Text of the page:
This morning I was searching my computer for a file that I couldn’t quite place. In the scheme of things, the file was for Sunday School and not one of those “State of the Nation” papers.
As I wandered through my files, I came across some essays I have written. Just getting out of my system what’s in my system.
In April of 2003 I created 10 statements from my reading of Exodus and Deuteronomy. Things like this:
Numbers 21– While out wandering — Interestingly, in the 40 years in the desert, the people were not just wandering around. They actually took over cities, conquered people, and settled in. In the end, two of the tribes found that this land was great, so they petitioned Moses to stay. This became their inheritance. — When we feel that we have been turned aside from a great victory (entering a promised land), we may still be involved in the continuation of the conquest as wander in the wilderness.
There were other files. I have a story on Joshua – an older man who has new neighbours move in – with two adorable children. The family is strangely Christian, unlike other Christians he has met before. The story goes on from there — but right now it’s still not done!
At the same time as I’m looking over my files, my wife and I start discussing an article in the Times (of London, of course) on people changing how they spend their money, moving from possessions to experience (via).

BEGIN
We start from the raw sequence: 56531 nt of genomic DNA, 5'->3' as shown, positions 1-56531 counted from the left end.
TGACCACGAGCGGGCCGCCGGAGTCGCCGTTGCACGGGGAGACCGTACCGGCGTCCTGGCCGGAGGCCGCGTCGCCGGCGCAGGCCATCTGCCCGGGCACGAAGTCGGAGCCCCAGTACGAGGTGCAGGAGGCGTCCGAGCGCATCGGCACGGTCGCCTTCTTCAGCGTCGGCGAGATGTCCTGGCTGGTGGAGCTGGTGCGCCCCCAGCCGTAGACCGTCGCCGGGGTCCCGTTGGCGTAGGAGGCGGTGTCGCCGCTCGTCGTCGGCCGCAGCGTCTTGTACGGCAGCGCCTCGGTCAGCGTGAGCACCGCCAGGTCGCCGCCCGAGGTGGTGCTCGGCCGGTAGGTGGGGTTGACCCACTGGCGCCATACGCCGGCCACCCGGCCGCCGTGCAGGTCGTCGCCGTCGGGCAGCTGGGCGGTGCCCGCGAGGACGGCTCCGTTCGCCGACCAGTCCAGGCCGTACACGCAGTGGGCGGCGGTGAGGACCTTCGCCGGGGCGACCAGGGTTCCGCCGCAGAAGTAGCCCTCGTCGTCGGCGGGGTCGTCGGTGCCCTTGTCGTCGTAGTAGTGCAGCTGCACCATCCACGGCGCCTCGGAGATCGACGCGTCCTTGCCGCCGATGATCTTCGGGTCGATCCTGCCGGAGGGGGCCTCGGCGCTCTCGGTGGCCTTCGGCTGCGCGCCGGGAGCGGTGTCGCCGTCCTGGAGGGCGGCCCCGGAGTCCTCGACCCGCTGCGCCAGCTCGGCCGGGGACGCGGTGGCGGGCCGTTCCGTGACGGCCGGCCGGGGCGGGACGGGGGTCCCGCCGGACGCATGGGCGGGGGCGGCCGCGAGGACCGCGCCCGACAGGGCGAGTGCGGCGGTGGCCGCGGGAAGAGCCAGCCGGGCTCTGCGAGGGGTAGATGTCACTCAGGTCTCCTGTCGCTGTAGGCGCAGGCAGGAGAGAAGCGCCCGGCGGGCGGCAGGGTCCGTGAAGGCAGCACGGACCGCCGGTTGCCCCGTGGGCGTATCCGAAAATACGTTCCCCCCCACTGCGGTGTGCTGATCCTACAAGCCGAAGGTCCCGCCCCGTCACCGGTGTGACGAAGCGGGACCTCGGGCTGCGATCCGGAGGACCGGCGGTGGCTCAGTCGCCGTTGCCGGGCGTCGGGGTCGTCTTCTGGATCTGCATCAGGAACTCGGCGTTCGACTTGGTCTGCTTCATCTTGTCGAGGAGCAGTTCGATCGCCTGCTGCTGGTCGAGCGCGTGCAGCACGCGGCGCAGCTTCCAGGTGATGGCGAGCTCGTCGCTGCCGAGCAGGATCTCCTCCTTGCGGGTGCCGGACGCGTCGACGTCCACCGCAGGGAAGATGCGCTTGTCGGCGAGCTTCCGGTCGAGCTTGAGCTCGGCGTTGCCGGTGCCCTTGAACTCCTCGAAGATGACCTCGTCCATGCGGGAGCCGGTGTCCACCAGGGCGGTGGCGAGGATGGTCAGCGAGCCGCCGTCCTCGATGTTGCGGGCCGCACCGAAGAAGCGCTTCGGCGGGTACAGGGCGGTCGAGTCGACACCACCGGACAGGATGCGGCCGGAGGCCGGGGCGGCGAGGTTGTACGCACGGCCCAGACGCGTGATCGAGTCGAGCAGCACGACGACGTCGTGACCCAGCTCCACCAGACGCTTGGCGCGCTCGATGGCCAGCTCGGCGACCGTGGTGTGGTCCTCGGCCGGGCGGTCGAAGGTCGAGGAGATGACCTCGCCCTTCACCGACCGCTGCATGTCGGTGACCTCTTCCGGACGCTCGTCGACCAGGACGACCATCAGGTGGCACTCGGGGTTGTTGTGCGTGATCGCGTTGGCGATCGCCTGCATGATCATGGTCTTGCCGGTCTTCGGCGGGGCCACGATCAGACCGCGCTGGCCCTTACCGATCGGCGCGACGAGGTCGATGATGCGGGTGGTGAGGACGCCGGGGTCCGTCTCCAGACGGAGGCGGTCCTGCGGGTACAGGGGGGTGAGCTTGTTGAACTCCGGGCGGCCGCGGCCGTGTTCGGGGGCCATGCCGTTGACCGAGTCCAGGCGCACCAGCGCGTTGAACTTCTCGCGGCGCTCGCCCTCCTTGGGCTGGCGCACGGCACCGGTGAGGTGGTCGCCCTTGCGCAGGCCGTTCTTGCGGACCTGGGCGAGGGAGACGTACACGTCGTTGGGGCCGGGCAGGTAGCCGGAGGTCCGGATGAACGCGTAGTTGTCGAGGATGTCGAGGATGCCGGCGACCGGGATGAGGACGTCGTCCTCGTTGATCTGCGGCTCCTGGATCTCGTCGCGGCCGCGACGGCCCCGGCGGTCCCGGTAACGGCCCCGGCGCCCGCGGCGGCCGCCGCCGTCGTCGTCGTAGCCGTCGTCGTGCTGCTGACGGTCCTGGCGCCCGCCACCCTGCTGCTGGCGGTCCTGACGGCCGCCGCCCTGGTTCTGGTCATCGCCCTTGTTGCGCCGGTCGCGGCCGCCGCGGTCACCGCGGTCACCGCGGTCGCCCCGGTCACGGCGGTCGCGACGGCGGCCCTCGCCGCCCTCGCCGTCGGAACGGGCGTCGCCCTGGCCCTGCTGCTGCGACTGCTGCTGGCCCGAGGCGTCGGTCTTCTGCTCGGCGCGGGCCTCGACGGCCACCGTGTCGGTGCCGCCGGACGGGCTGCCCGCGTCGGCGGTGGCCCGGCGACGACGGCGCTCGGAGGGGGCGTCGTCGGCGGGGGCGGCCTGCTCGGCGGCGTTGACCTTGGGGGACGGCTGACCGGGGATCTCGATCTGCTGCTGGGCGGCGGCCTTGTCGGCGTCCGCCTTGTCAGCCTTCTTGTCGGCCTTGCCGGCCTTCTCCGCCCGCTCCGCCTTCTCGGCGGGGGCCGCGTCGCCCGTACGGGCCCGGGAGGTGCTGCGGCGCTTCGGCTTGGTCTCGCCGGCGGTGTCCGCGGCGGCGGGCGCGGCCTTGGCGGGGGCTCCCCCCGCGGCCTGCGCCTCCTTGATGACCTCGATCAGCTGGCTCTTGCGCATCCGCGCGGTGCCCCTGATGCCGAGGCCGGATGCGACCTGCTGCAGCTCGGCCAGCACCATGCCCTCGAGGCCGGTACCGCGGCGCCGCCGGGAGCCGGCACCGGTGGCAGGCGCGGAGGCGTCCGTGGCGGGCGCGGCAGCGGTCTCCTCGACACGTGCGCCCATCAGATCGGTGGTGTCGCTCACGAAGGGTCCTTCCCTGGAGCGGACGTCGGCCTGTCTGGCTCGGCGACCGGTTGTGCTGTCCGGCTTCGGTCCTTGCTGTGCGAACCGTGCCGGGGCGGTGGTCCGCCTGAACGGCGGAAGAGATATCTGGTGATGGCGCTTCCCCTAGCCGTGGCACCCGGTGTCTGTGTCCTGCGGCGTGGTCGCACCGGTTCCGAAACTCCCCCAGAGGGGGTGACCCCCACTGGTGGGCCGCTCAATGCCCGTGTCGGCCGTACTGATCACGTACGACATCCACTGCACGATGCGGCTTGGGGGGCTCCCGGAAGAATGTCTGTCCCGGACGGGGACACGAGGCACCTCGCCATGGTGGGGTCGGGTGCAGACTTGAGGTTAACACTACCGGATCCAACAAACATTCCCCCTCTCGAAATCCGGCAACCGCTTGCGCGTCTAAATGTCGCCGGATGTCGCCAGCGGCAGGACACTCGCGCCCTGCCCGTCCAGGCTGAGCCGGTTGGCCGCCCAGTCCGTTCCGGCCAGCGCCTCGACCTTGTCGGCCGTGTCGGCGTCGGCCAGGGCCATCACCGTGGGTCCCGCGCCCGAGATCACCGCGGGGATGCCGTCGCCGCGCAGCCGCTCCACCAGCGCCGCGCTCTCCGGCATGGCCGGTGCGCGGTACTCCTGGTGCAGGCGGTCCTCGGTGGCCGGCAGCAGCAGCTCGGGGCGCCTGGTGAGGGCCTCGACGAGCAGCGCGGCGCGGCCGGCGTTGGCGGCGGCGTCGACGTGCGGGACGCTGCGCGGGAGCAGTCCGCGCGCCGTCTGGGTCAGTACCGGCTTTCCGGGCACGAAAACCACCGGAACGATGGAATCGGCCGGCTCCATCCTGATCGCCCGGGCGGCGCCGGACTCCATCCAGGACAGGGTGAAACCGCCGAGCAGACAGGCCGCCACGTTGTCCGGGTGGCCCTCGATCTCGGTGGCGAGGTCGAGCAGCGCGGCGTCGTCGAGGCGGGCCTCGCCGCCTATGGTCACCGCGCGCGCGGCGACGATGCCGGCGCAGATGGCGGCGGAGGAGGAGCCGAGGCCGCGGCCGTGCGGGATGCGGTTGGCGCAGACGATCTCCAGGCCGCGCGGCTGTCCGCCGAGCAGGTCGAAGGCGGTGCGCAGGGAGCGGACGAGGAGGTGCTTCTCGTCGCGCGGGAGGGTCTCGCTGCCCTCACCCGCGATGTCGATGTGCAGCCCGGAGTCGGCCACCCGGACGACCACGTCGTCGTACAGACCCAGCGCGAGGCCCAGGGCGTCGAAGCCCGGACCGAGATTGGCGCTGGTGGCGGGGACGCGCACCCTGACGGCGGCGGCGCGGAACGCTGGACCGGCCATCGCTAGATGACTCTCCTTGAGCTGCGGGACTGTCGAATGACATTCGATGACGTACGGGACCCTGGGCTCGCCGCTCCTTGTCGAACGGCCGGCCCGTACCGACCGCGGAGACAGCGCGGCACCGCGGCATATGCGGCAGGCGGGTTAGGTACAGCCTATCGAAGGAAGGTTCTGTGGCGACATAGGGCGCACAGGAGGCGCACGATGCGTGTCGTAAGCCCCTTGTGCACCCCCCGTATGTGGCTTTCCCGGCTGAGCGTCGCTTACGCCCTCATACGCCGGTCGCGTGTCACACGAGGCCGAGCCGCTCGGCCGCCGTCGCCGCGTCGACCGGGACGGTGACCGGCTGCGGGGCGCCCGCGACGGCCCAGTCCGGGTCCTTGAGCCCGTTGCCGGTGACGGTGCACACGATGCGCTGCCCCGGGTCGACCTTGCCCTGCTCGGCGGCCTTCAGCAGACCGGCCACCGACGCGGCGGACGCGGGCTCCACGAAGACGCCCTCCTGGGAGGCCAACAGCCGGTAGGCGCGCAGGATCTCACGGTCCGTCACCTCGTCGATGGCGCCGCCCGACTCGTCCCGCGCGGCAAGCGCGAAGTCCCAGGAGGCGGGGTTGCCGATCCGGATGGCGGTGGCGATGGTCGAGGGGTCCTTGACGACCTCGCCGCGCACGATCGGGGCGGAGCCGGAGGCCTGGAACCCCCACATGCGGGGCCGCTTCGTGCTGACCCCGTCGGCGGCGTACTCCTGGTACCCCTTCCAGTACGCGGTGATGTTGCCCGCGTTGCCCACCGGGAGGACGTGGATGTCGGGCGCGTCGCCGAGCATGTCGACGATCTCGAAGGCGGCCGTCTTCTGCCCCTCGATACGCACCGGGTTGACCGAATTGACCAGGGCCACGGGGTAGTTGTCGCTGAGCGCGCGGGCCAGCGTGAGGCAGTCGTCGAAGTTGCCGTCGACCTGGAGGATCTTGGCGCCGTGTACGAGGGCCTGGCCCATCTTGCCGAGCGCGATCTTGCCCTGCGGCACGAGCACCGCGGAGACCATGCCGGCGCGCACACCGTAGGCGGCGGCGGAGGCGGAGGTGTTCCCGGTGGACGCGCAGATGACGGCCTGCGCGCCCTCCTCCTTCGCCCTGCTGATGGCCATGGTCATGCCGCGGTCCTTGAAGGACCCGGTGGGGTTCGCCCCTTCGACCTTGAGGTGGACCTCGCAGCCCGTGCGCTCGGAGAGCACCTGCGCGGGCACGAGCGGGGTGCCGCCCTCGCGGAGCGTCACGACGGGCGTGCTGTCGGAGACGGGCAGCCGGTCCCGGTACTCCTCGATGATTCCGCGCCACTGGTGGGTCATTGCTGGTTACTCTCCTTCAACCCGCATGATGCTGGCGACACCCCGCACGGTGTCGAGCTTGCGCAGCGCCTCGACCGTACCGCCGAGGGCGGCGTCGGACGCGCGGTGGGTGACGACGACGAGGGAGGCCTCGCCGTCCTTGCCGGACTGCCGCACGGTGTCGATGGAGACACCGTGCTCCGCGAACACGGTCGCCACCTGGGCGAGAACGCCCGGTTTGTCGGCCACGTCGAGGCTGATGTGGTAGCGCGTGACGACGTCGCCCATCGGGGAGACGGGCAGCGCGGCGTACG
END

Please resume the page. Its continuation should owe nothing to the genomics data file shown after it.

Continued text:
I started to stretch the thought. Church people are affected by the “experience” culture we live in. In one sense, people used to come to church for the product, the dogma, the theology that was the structure (possession) we wanted for our lives. Unfortunately many people figured as long as they had the “possession”, they were home free! No need for a church or the experience of working together as Christians.
Now most people want to come to church for relationships (experience). The journey is important and the “possessions” you pick up along the way are insignificant, not as important as the sense of an experience of God. In fact, you can walk out of the mall of life without picking up any “possessions”, as long as you have a good life and identify with a group of people who are “like-minded”.
Which begs the question —
Do experience and theology have to intersect for most people today? Have we now moved to both a “churchless” faith, and a “contentless” faith? Is that really any faith at all??